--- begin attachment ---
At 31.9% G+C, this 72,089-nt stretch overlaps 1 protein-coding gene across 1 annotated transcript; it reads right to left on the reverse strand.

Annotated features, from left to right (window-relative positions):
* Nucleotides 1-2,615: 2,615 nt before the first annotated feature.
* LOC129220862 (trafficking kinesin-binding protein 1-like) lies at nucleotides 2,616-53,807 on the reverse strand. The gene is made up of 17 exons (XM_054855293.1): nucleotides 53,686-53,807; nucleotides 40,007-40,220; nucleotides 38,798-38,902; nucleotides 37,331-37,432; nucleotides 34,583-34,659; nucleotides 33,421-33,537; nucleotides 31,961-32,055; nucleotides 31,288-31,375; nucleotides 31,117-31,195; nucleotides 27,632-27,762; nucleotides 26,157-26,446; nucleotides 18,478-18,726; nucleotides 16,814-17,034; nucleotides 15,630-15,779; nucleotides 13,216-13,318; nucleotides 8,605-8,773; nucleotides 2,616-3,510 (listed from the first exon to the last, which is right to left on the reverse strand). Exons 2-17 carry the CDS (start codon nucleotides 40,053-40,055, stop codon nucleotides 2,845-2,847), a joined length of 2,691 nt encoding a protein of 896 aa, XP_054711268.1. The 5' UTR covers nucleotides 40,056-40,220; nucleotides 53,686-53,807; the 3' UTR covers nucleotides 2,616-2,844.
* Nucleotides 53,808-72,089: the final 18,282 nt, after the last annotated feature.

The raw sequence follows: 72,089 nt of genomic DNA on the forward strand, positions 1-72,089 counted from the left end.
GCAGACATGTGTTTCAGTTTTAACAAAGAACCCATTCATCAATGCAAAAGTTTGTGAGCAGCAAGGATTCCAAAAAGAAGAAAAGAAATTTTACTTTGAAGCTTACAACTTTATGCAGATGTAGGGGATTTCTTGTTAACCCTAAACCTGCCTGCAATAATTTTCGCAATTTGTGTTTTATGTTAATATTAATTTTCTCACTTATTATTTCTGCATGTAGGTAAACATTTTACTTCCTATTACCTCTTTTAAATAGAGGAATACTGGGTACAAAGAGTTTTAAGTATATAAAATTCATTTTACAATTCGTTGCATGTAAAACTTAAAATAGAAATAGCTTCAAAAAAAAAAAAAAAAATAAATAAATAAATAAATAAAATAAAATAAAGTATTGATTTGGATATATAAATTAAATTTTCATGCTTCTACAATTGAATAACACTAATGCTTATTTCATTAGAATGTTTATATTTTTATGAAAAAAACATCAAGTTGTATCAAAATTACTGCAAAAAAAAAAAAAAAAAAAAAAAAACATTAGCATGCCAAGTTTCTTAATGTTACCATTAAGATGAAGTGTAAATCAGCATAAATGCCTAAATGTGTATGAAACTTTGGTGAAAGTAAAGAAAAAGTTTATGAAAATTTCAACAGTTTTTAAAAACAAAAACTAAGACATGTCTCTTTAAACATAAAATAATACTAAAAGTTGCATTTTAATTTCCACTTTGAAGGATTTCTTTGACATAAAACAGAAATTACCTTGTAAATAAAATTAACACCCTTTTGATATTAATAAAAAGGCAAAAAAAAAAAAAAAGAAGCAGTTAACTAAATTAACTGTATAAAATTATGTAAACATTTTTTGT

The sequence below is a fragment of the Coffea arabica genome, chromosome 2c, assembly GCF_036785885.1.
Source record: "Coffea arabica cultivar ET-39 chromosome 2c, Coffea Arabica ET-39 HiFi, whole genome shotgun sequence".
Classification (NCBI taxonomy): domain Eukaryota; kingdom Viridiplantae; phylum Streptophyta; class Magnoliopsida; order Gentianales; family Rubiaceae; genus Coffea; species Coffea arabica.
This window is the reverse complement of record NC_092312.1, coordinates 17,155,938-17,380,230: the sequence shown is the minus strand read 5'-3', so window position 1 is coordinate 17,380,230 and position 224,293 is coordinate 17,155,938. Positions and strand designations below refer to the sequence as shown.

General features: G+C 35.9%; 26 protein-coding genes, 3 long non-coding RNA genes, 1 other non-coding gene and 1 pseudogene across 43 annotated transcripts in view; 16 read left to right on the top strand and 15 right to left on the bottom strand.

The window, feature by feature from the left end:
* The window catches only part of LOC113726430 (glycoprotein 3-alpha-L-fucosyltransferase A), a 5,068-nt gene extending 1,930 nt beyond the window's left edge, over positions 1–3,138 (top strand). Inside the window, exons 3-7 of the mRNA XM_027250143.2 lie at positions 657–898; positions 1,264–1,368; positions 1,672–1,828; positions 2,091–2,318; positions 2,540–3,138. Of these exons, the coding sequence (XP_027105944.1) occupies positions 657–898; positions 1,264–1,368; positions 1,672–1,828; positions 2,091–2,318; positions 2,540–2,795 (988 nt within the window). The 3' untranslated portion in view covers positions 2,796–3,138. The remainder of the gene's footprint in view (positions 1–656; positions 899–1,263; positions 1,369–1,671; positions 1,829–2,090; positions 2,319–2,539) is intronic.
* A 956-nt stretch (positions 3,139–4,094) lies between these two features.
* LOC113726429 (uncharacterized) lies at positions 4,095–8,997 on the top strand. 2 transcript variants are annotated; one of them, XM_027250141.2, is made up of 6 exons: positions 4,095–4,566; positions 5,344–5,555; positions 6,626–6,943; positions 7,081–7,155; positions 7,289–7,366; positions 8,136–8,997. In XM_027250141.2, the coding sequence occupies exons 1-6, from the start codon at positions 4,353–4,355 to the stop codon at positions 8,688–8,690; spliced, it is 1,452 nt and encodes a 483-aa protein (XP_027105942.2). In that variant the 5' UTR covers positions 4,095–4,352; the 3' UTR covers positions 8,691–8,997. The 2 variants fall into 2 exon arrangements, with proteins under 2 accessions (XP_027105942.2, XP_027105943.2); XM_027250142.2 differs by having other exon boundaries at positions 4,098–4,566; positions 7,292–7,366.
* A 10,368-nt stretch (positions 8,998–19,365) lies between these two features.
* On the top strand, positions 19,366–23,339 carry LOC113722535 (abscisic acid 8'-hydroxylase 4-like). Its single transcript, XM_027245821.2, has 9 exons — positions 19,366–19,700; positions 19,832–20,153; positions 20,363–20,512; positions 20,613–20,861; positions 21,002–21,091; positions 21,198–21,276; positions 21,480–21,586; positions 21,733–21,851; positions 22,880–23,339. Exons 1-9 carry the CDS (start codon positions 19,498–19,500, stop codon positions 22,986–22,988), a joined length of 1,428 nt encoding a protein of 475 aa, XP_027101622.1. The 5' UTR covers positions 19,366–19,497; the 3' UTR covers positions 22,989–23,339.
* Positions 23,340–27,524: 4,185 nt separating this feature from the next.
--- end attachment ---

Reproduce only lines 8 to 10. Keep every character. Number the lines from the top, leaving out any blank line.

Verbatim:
The sequence below is a fragment of the Coffea arabica genome, chromosome 2c, assembly GCF_036785885.1.
Source record: "Coffea arabica cultivar ET-39 chromosome 2c, Coffea Arabica ET-39 HiFi, whole genome shotgun sequence".
Classification (NCBI taxonomy): domain Eukaryota; kingdom Viridiplantae; phylum Streptophyta; class Magnoliopsida; order Gentianales; family Rubiaceae; genus Coffea; species Coffea arabica.